will 50 minits of exposure shooting star trails pics brake my camera

Discussion in 'Digital Discussion & Q&A' started by dub-sport, Feb 16, 2008.

  1. dub-sport

    dub-sport TPF Noob!

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    hi there im quite new to all this any way iv brought the canon eos 350d dslr and im taking about 50 minit exposure pics of the stars this is in the south of england im taking these pics late at night so it aint worm thats for sure i got told its the heat that brakes the camera and basicly is this true long exposure shortens the camera life very quickly i use my camera every Sunday thats about it really and now and then on family and sunsets an thats it if this is true how long do u think it will last .....any info on this will be great and im sorry for and spelling ..thanks
     
  2. MichaelT

    MichaelT TPF Noob!

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    I'm no expert at astronomical photography, but most digital camera's designed for that application have coolers to keep their CCD's stabilized. If your camera has a CMOS sensor, they run at a lot less power, so you might be safer.

    Maybe someone else has more information for you.
     
  3. dub-sport

    dub-sport TPF Noob!

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    thanks for your reply Michael T
     
  4. Bill Boehme

    Bill Boehme TPF Noob!

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    You can leave the shutter open for as long as you wish ... it won't hurt the camera, but make sure that the battery is charged so that it doesn't go dead in the middle of an exposure.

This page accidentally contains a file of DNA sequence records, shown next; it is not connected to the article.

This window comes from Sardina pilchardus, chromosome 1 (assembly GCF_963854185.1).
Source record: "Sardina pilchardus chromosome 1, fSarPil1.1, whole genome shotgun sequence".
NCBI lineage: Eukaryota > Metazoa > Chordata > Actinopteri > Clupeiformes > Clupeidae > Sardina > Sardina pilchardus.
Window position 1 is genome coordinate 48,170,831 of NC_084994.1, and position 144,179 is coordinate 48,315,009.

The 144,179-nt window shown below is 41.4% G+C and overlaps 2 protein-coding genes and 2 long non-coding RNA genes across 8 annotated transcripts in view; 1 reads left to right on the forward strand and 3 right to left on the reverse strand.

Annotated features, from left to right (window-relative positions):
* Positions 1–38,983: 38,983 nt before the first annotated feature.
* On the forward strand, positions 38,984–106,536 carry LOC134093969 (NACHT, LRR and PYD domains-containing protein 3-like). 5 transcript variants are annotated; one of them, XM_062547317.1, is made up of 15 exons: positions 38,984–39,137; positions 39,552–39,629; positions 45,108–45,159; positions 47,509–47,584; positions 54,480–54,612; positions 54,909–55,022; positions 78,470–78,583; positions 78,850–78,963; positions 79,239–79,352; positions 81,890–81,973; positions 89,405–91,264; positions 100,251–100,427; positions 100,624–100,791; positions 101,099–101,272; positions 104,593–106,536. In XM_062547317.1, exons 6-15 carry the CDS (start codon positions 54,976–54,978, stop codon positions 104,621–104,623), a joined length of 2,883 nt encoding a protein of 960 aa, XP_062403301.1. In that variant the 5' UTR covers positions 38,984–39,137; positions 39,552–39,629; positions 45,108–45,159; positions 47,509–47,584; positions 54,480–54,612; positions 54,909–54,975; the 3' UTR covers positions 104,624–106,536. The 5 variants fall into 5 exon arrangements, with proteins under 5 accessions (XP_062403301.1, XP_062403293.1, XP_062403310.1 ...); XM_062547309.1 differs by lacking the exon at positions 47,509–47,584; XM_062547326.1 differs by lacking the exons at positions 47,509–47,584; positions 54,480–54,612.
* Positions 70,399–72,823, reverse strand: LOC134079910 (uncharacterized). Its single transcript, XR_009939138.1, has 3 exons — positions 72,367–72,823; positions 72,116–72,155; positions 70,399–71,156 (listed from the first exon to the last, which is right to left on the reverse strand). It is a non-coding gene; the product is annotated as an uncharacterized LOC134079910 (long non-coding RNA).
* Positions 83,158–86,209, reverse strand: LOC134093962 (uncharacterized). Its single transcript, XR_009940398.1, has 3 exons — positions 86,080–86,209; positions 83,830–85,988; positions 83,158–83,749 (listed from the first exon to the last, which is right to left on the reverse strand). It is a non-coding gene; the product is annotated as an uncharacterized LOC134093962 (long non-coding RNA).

5. kundalini

    kundalini Been spending a lot of time on here!

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    Sorry Bill Boehme, but your twelve exposures have nothing to do with the OP's original question. I'm guessing that each of those 12 exposures is no longer the 1/100th to 1/160th second. Much longer than 1/100, you will start to get blurs as the moon orbits.

    As an example this one exposure was taken at shutter speed 1/160:

    [​IMG]


    Long...really long exposures can possibly have a detrimental effect on the image with a cropped sensor. I can't remember the thread, but have a search within the last 3 months from a poster called Garbz with regard to long exposure. Best of my recollection is that it is possible to fry pixels, but there is more to it as far as image quality.
     
  6. Sideburns

    Sideburns TPF Noob!

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    the image quality will degrade so quickly, you'll probably never try to do it again.
     
  7. Garbz

    Garbz No longer a newbie, moving up!

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    The problem is heat which causes 3 issues.